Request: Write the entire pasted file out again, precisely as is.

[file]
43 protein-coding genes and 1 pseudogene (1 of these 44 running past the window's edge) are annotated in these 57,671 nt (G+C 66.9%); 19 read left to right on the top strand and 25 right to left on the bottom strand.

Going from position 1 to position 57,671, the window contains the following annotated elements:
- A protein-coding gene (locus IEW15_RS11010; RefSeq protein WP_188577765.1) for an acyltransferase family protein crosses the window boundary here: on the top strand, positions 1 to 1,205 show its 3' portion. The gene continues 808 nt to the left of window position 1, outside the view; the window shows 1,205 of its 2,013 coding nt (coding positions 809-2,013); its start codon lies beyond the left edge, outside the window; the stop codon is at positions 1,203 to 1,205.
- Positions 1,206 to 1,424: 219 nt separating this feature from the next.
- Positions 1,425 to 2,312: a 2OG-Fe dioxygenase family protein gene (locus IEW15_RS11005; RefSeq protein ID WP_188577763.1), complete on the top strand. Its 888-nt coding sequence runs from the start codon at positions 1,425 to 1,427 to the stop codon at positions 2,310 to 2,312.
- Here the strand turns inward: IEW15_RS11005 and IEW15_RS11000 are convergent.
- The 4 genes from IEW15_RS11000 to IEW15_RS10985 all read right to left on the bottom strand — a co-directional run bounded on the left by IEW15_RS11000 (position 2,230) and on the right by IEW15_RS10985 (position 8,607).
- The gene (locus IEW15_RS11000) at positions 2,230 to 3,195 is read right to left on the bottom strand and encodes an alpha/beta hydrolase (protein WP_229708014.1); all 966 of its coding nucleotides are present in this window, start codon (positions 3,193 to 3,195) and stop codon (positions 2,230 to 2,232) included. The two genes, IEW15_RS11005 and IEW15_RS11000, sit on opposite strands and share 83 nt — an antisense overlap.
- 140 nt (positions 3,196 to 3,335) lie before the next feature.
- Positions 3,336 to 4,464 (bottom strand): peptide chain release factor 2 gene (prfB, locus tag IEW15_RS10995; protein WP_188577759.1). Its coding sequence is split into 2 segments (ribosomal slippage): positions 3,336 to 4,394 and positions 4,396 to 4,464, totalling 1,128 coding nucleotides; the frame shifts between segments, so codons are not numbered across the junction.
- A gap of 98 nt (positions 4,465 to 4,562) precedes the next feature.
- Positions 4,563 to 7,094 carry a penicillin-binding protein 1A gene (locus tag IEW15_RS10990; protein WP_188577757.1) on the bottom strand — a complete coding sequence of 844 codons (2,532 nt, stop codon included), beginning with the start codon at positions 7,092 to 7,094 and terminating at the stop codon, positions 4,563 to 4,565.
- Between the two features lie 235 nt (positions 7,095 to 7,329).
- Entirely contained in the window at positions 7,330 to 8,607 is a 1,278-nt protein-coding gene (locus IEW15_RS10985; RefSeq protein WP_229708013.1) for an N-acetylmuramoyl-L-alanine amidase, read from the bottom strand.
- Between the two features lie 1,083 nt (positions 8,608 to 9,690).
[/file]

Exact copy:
43 protein-coding genes and 1 pseudogene (1 of these 44 running past the window's edge) are annotated in these 57,671 nt (G+C 66.9%); 19 read left to right on the top strand and 25 right to left on the bottom strand.

Going from position 1 to position 57,671, the window contains the following annotated elements:
- A protein-coding gene (locus IEW15_RS11010; RefSeq protein WP_188577765.1) for an acyltransferase family protein crosses the window boundary here: on the top strand, positions 1 to 1,205 show its 3' portion. The gene continues 808 nt to the left of window position 1, outside the view; the window shows 1,205 of its 2,013 coding nt (coding positions 809-2,013); its start codon lies beyond the left edge, outside the window; the stop codon is at positions 1,203 to 1,205.
- Positions 1,206 to 1,424: 219 nt separating this feature from the next.
- Positions 1,425 to 2,312: a 2OG-Fe dioxygenase family protein gene (locus IEW15_RS11005; RefSeq protein ID WP_188577763.1), complete on the top strand. Its 888-nt coding sequence runs from the start codon at positions 1,425 to 1,427 to the stop codon at positions 2,310 to 2,312.
- Here the strand turns inward: IEW15_RS11005 and IEW15_RS11000 are convergent.
- The 4 genes from IEW15_RS11000 to IEW15_RS10985 all read right to left on the bottom strand — a co-directional run bounded on the left by IEW15_RS11000 (position 2,230) and on the right by IEW15_RS10985 (position 8,607).
- The gene (locus IEW15_RS11000) at positions 2,230 to 3,195 is read right to left on the bottom strand and encodes an alpha/beta hydrolase (protein WP_229708014.1); all 966 of its coding nucleotides are present in this window, start codon (positions 3,193 to 3,195) and stop codon (positions 2,230 to 2,232) included. The two genes, IEW15_RS11005 and IEW15_RS11000, sit on opposite strands and share 83 nt — an antisense overlap.
- 140 nt (positions 3,196 to 3,335) lie before the next feature.
- Positions 3,336 to 4,464 (bottom strand): peptide chain release factor 2 gene (prfB, locus tag IEW15_RS10995; protein WP_188577759.1). Its coding sequence is split into 2 segments (ribosomal slippage): positions 3,336 to 4,394 and positions 4,396 to 4,464, totalling 1,128 coding nucleotides; the frame shifts between segments, so codons are not numbered across the junction.
- A gap of 98 nt (positions 4,465 to 4,562) precedes the next feature.
- Positions 4,563 to 7,094 carry a penicillin-binding protein 1A gene (locus tag IEW15_RS10990; protein WP_188577757.1) on the bottom strand — a complete coding sequence of 844 codons (2,532 nt, stop codon included), beginning with the start codon at positions 7,092 to 7,094 and terminating at the stop codon, positions 4,563 to 4,565.
- Between the two features lie 235 nt (positions 7,095 to 7,329).
- Entirely contained in the window at positions 7,330 to 8,607 is a 1,278-nt protein-coding gene (locus IEW15_RS10985; RefSeq protein WP_229708013.1) for an N-acetylmuramoyl-L-alanine amidase, read from the bottom strand.
- Between the two features lie 1,083 nt (positions 8,608 to 9,690).